How to get through 16 hour days ?

ackman889's picture
Rank: Monkey | 64

Hi, I have a question about managing your time. I'm currently a junior in university. I'm currently working part time at a boutique investment bank, taking full course load, running my own company and in a few clubs on campus.

Every day I feel like I'm all over the place and I can't seem to manage all of these things at the same time. but I have seen people at my school who's able to do all of that plus they manage to have relationships and workout etc.

Could anyone here tell me how can people do so many things and do them well at the same ? Thanks.

Comments (38)

Mar 15, 2018

Make sure you are getting quality sleep. Diet on point. & get an exercise in every day - push ups, jumping jacks, air squats, runs, anything, etc

Mar 15, 2018

ya but I tend to oversleep haha because I get really tired by the end of the day lol.

Mar 15, 2018

Being "on" for 16 hours of every day is really bad for you. Why not wind your shit down a little? Do some delegating? Read a book, drink some tea and shit...

heister:

Look at all these wannabe richies hating on an expensive salad.

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Mar 20, 2018
GoldenCinderblock:

Read a book, drink some tea and shit...

Highly recommend not neglecting that last part.

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Best Response
Mar 15, 2018

Hey man,

I'm in a similar situation - Work part time at a boutique investment bank (1.5 hour commute from campus), member of a Division I track team (travel most weekends/30+ hr week of training), have a serious girlfriend, and full time student/actively involved in several clubs.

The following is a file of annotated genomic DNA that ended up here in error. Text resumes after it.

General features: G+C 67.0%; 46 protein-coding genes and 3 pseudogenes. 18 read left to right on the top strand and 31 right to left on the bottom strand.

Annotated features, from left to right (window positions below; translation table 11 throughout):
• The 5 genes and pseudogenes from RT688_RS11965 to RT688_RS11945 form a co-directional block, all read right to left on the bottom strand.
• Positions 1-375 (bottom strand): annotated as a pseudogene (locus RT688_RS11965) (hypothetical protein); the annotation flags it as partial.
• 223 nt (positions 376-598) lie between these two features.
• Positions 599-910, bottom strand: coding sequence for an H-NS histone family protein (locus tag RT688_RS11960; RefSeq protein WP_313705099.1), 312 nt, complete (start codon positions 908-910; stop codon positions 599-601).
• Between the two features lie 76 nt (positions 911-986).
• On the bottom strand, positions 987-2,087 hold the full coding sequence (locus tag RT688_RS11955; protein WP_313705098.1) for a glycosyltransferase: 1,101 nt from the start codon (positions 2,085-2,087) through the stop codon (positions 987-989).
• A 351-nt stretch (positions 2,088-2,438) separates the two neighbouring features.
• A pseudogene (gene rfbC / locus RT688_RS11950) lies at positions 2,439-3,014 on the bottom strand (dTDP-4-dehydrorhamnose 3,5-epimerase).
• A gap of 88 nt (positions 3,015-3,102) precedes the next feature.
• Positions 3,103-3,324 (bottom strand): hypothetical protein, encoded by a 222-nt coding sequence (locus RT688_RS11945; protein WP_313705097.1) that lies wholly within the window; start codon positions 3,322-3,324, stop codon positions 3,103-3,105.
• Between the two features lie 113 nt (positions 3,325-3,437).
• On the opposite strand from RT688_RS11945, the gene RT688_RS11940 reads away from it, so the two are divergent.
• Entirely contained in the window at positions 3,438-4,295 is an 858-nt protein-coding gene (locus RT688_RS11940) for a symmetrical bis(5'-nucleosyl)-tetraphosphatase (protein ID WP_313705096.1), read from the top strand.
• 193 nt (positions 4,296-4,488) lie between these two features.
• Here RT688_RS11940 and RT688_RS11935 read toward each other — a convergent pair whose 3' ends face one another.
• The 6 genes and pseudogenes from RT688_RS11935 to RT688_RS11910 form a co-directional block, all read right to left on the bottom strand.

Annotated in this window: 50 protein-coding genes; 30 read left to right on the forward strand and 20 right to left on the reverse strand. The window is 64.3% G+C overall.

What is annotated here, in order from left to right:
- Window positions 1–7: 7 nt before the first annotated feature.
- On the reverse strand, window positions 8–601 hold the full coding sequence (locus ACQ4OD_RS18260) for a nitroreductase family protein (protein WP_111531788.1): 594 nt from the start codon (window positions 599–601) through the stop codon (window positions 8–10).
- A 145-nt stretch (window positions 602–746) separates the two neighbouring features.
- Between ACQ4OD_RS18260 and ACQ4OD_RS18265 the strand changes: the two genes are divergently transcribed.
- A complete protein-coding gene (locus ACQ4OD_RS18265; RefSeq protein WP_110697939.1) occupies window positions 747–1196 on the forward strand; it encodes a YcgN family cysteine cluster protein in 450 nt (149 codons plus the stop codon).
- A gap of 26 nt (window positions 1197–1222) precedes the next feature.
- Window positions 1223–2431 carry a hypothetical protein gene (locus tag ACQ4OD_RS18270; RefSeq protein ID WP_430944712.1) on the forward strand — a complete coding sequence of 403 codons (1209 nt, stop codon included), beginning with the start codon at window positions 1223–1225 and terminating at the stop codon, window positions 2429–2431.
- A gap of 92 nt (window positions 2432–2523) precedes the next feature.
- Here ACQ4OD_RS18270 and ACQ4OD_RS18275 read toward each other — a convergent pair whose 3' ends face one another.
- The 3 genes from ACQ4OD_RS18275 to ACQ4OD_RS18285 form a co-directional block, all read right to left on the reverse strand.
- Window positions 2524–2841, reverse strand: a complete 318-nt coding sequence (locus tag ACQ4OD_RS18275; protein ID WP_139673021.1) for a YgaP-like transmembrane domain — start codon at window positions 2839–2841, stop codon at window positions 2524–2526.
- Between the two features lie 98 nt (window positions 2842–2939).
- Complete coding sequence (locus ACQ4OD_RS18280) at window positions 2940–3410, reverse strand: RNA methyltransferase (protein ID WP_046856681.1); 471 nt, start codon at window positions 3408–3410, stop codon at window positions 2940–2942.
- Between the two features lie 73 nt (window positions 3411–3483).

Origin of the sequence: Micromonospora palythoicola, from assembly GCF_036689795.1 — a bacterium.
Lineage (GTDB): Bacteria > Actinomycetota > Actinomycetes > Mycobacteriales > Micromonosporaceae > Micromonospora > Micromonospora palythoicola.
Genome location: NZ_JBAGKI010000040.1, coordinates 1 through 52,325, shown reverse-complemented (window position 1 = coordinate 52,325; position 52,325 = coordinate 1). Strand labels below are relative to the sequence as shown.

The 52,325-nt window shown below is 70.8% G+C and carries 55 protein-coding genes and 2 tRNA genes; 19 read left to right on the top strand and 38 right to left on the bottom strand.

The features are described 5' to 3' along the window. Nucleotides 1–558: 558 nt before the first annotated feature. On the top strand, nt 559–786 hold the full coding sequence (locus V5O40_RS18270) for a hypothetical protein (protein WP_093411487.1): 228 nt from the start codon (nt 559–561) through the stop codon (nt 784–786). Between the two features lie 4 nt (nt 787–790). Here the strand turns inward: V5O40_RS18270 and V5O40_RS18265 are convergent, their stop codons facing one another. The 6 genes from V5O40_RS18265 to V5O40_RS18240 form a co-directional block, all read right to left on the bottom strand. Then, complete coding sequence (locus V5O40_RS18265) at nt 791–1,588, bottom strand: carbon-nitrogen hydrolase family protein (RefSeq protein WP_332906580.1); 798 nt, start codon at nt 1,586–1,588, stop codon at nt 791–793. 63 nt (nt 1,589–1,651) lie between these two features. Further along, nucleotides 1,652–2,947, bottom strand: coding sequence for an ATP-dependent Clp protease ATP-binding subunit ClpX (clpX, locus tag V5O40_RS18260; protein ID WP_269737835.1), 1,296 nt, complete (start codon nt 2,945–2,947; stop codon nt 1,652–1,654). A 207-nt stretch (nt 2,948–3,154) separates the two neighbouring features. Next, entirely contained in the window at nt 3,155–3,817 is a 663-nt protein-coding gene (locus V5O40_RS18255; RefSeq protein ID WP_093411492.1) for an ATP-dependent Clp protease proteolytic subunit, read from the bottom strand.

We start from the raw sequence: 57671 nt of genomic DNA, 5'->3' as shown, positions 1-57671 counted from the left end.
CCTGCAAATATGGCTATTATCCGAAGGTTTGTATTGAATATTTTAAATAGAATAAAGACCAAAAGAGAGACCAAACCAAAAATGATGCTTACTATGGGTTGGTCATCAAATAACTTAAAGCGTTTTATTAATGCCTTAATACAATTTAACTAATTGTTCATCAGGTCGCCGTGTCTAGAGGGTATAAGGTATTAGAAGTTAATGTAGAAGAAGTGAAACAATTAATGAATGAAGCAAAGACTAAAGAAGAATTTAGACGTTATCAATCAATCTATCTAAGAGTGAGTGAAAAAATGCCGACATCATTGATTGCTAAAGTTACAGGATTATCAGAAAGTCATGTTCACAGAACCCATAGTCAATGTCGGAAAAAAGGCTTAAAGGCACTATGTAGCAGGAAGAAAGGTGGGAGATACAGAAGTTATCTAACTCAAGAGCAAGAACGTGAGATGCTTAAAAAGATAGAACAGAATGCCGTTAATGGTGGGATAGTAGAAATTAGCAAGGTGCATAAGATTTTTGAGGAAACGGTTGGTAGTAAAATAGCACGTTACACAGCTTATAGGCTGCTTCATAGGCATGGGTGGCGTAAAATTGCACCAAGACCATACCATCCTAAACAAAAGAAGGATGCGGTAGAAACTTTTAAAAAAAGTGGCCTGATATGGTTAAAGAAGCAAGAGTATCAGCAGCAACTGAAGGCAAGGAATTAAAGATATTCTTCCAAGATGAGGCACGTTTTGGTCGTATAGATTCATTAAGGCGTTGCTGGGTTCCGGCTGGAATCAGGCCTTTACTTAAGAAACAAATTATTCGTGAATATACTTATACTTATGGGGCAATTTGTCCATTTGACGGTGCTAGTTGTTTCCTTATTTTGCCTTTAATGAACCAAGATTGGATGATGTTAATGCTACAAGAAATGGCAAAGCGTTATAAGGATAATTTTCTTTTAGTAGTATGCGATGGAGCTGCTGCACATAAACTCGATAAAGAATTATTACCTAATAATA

Over the past couple of years I've found that that biggest thing that has helped me to maintain balance and be effective is keeping a very detailed planner.

I plan pretty much hour by hour of each day which helps me to maximize my time. Any "open time" that I have (Not in class, work, practice, or meetings) I know exactly what I will be dedicating that time to. That way right when I hit an open spot I know that I'll be studying for class X for 45 minutes, then I will have 15 minutes to follow up on emails, then an hour to work on a project for Class Y, etc. (just examples)

This helps me to avoid aimlessly trying to scratch things off of an endless list of tasks anytime that I have time to breathe. The more things we have on our mind, the harder it is to get things done once we actually have time to do so. If you stick to your schedule and are efficient during those time blocks, it will free up more time during your day to do stuff that you actually enjoy and will keep you sane.

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Mar 15, 2018

awesome man. Thanks. Do you plan your day the night before ? or the morning of ?

Mar 15, 2018

No problem! I usually try to plan the night before - Works better for me.

Mar 21, 2018

I can attest to this strategy. I write my schedule out on paper. I'm more productive which lowers my feeling of being overwhelmed.

Mar 22, 2018
RelocationBB:

Hey man,